My paintings and drawings are driven by my wonder at the miraculous interaction between surface and image, material and content, signs and the things they represent. I treat speech, representation and knowledge as performative activities that use the framework of a stage, not unlike tricks in a magic show. Some of my paintings give you a peek at this stage production from the side, or a view before the show begins. Multiple points of view in time and space play out in the repetition and doubling of images throughout my work. Sometimes this repetition illustrates the passage of time, as if I’ve pulled two frames from an animation. I steal visual traits, too, from the world of animation, cartoons, and comics. The signs and stylistic tropes I take up are crisp, clear and familiar. I aim to use this clarity as an inviting foil to the ambiguities and paradoxes presented in the painting as a whole. Hands and fingers appear throughout my work as a tool to compare pointing and touching as ways to gather knowledge. A recurring pointing hand resembles a magician’s misdirecting gesture. This is my cue to the dubious function of any picture–to point elsewhere. On the other hand, fingerprints and smudges that recur in my work are physical evidence of a haptic investigation, as if you could understand a picture by touching it. In my project How to Gather Information, a painting transforms when a privy viewer stands in the correct position, and sees it through a red screen. The screen reveals hidden text, as if by magic. The atmosphere I return to over and over in my work speaks to the mystery I encounter in the gap between fingertips and feeling, syntax and semantics, a painting’s surface and a picture’s depth. I waver between believing these things hang together by real magic, and thinking their unity is just a magic trick.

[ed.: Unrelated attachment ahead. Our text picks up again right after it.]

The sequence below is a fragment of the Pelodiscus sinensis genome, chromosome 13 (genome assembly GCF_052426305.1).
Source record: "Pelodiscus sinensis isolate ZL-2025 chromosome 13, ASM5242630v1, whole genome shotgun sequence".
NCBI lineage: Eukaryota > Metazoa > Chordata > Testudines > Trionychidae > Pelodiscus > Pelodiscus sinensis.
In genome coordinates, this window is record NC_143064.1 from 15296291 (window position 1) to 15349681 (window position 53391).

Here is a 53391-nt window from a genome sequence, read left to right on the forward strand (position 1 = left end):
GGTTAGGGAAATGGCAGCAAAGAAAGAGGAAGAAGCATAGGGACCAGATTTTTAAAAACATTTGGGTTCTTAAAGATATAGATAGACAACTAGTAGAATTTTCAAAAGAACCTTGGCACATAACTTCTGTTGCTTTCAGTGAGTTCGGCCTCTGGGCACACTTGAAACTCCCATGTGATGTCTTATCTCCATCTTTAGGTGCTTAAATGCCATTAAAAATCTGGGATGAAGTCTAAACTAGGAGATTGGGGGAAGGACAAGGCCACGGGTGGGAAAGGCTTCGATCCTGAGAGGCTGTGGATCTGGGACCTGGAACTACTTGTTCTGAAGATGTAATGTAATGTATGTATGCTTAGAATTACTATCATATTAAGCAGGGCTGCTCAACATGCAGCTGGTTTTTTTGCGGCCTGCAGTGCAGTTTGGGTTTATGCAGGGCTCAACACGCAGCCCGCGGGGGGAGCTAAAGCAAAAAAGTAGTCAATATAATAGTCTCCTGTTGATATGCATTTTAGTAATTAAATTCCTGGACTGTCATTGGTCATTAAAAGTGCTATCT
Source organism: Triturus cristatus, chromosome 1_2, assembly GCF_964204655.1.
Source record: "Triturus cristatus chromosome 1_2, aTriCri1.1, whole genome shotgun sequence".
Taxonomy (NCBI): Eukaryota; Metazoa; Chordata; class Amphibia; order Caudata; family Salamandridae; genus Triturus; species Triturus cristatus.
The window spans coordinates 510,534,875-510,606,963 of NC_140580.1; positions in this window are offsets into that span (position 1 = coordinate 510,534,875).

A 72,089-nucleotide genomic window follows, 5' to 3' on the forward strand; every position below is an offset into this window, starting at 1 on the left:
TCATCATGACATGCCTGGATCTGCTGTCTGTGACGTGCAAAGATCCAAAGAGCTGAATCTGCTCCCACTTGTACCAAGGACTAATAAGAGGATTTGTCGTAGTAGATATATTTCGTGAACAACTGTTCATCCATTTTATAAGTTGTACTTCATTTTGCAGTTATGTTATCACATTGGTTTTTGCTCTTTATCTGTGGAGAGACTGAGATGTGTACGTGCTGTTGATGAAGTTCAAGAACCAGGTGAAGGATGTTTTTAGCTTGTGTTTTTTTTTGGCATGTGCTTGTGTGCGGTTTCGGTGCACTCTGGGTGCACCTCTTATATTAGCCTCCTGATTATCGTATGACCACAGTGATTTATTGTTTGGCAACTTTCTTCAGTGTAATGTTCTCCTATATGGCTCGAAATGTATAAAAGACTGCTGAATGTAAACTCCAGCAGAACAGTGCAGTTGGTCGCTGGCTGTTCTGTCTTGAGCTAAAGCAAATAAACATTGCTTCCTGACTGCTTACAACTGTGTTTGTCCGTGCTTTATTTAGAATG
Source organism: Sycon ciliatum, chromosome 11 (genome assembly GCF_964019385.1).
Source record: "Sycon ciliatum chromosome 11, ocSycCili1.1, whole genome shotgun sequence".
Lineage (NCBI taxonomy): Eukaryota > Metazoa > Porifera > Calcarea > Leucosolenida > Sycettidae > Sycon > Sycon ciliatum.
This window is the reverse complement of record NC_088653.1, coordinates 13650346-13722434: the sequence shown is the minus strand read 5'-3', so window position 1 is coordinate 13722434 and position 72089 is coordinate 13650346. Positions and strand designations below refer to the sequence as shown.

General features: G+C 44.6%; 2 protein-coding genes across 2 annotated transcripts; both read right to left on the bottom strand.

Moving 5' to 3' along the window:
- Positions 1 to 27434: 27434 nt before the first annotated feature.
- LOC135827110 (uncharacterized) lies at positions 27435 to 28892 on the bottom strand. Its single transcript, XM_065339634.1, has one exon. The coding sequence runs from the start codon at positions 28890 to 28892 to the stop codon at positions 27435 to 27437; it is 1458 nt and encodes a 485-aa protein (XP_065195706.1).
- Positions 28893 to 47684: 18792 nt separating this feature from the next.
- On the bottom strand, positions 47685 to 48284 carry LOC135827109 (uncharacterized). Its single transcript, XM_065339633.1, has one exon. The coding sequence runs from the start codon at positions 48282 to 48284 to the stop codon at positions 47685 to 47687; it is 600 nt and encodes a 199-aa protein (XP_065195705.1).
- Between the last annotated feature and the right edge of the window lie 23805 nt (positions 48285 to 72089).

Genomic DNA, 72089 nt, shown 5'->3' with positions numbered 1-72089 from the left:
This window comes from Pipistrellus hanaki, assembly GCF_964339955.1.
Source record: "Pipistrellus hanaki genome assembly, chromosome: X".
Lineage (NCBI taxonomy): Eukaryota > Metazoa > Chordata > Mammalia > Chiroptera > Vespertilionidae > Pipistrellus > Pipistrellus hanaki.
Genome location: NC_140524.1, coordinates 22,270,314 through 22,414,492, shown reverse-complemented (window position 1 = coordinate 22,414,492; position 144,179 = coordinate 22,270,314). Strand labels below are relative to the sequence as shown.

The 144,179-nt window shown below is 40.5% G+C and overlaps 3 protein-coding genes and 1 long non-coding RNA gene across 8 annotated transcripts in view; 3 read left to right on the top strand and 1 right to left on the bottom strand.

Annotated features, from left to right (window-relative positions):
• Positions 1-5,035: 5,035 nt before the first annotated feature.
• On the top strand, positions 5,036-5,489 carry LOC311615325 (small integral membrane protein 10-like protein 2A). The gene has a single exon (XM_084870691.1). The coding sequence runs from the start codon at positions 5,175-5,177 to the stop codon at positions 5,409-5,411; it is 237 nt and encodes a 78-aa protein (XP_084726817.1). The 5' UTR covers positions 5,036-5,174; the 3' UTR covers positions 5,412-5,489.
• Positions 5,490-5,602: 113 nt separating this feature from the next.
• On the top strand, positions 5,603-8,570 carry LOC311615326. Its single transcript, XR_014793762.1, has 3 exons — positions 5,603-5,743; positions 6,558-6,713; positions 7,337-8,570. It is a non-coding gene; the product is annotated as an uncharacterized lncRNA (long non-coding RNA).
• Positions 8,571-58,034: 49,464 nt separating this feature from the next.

My paintings and drawings are driven by my wonder at the miraculous interaction between surface and image, material and content, signs and the things they represent. I treat speech, representation and knowledge as performative activities that use the framework of a stage, not unlike tricks in a magic show. Some of my paintings give you a peek at this stage production from the side, or a view before the show begins.

Multiple points of view in time and space play out in the repetition and doubling of images throughout my work. Sometimes this repetition illustrates the passage of time, as if I’ve pulled two frames from an animation. I steal visual traits, too, from the world of animation, cartoons, and comics. The signs and stylistic tropes I take up are crisp, clear and familiar. I aim to use this clarity as an inviting foil to the ambiguities and paradoxes presented in the painting as a whole.

Hands and fingers appear throughout my work as a tool to compare pointing and touching as ways to gather knowledge. A recurring pointing hand resembles a magician’s misdirecting gesture. This is my cue to the dubious function of any picture–to point elsewhere. On the other hand, fingerprints and smudges that recur in my work are physical evidence of a haptic investigation, as if you could understand a picture by touching it.

In my project How to Gather Information, a painting transforms when a privy viewer stands in the correct position, and sees it through a red screen. The screen reveals hidden text, as if by magic. The atmosphere I return to over and over in my work speaks to the mystery I encounter in the gap between fingertips and feeling, syntax and semantics, a painting’s surface and a picture’s depth. I waver between believing these things hang together by real magic, and thinking their unity is just a magic trick.